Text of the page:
Twelve years passed, however, before she entered the Carmel of Cologne. During that time she taught at the Institute for Scientific Pedagogy in Munster, gave lecture tours, studied, and above all matured interiorly. Here again, Christ’s ways are above ours. Edith may well have continued her brilliant academic career for the rest of her life, but the rising tide of anti-Semitic measures made it impossible for her to continue teaching. Edith became a Carmelite nun, taking the name of Sister Teresa Benedicta of the Cross. Her name, “of the Cross,” probably taken in honor of St. John of the Cross, was prophetic. The Germans discovered her Jewish origins. She was no longer safe behind monastery walls in Germany, so in the wee hours of New Year’s Day 1939 she was taken to Holland, to the Carmel of Echt. It seemed tranquil, but Edith sensed that she would not escape the destiny of her people.

The Final Journey

On Sunday July 26, 1942, a protest by the Catholic Bishops of Holland against the Nazi deportation of Dutch Jews was read at every Mass in all churches. It said, “In this we are following the path indicated by our Holy Father, the Pope.” Gestapo General-Commissar Schmidt announced, “We are compelled to regard the Catholic Jews as our worst enemies and consequently see to their deportation to the East with all possible speed.” One week later, the Gestapo arrested, deported, and sent to Auschwitz all Dutch Catholics of Jewish origin. At the Carmel of Echt, while she was writing her book on the doctrine of St John of the Cross, titled The Science of the Cross, two officials of the German occupation forces came to the monastery. She had to go with them, together with her sister Rose, also a convert, who had joined her in Echt. Edith and Rose Stein were deported to Auschwitz. On August 9th, 1942, St. Teresa Benedicta of the Cross, in a white house filled with Zyklon-B gas, went to heaven.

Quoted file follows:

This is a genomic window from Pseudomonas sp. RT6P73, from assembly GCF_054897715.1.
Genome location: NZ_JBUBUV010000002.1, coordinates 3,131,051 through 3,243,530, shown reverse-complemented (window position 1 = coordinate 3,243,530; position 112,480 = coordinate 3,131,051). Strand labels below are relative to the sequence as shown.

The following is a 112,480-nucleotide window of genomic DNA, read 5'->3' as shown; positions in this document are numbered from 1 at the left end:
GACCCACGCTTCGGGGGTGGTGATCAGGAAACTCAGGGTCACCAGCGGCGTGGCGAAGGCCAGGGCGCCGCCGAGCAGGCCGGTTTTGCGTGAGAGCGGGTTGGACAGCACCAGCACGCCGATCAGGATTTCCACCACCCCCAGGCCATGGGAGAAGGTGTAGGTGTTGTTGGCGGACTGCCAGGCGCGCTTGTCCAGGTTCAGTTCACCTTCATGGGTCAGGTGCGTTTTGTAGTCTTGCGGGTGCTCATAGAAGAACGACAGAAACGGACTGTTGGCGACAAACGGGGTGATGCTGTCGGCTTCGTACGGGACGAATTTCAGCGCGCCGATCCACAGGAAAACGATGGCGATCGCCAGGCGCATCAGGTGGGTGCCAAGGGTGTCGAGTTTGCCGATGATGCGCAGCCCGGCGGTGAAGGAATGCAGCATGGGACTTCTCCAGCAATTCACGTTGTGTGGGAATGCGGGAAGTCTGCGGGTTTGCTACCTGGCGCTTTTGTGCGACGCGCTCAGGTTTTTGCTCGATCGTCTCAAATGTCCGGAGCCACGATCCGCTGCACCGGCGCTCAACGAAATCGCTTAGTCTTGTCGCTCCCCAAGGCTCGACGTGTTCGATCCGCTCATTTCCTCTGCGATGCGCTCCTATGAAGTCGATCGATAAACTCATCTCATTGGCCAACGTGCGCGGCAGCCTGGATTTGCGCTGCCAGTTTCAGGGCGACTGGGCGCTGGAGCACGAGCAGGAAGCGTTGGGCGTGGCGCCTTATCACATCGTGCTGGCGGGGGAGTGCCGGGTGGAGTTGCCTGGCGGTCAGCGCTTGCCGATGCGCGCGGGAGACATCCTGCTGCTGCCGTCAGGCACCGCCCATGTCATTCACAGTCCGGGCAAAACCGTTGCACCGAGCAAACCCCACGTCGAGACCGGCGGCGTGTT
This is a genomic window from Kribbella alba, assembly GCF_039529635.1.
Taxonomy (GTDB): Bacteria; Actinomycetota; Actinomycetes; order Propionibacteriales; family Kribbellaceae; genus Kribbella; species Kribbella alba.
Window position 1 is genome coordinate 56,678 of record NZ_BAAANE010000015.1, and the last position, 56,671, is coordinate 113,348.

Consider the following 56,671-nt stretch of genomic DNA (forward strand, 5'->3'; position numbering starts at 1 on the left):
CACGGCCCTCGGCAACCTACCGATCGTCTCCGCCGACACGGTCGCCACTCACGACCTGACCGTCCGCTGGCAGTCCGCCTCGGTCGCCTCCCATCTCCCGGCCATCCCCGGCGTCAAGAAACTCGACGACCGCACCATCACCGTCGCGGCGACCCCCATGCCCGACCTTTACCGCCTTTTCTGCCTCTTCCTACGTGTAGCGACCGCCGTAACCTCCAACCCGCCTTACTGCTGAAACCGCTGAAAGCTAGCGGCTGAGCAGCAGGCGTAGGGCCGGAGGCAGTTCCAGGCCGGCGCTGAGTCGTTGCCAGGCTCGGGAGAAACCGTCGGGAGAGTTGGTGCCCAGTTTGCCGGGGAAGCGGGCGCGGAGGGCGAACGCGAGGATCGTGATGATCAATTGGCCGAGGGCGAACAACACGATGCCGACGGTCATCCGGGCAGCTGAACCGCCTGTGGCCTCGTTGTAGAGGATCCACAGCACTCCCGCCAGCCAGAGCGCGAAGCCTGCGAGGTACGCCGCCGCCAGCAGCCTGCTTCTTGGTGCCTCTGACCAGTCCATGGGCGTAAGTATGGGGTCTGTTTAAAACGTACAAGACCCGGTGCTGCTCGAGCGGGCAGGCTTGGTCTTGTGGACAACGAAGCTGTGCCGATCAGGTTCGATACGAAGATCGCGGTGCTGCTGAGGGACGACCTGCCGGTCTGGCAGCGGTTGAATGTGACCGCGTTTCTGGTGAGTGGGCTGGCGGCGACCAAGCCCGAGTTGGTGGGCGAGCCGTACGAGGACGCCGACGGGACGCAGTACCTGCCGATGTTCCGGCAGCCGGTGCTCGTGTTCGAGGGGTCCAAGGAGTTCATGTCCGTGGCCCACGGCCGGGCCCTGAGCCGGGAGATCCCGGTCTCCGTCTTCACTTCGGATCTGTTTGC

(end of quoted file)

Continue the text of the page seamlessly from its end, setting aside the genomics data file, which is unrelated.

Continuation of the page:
Pope John Paul II beatified Sr. Teresa Benedicta of the Cross on May 1, 1987 and canonized her on Oct. 11, 1998.

St. Teresa Benedicta, pray for us!

Copyright © 1999-2006 Martin K Barrack. All rights reserved.

Monday, August 07, 2006

The Effects of the Eucharist Are Visible in the Devout Communicant

by Cure' of Ars, St. John Mary Vianney and complied by Abbe' H. Convert

From the NAS (Nocturnal Adoration Society) Letter August 2006

We can tell when a soul has received the Sacrament of the Eucharist worthily. It is so flooded with love, so pervaded and changed, that we recognize it no longer in its words and actions. It is humble, gentle, mortified, charitable, and modest, and at peace with everyone. It is a soul capable of the greatest sacrifices; in fact, it is unrecognizable.

St. Magdalen of Pazzi tells us that it needs only one Communion, made with tender love and a very pure heart, to raise us to the highest perfection.

People who practise devotion, who confess and communicate often, and who neglect works of faith and charity, are like trees in blossom; you think there will be much fruit as flower - but there is a great difference.

The blessed Cure' contended with our Lord in generosity. Every morning he received the Body and Blood Christ, and in return sacrificed his whole self in union with the divine Savior. For the conversion of his parish he multiplied prayers, vigils, and scourgings, and led a life more and more austere. Insensible to so many mortifications, however, the people confided to his care indulged in dancing and frivolous pleasures with the same ardour, profaned the holy day of Sunday with the same obstinacy, and still frequented the public houses.

The holy Cure' thought he was thus unsuccessful because he had not offered enough penances to our Lord, and he exclaimed, distressed but resolute, "I will go on till I can do no more." It was then that he was found trying to live on the grass in his garden and during certain periods of the year taking a meal only once every two days. And what a meal! It consisted of a piece of dry bread and a single boiled potato which was often moldy.

The servant of God was no less lavish towards souls with his time and toil than with his fasts and penances. In contact with the God of the Eucharist who delivered himself up for our redemption, and who daily renews his sacrifice, St. John Vianney's zeal was kindled to such a point that he could say one day; "If the good God should give me my choice of going to heaven this very minute or staying on earth till the end of the world to work for the conversion of sinners, I would stay, and I would continue to get up at midnight."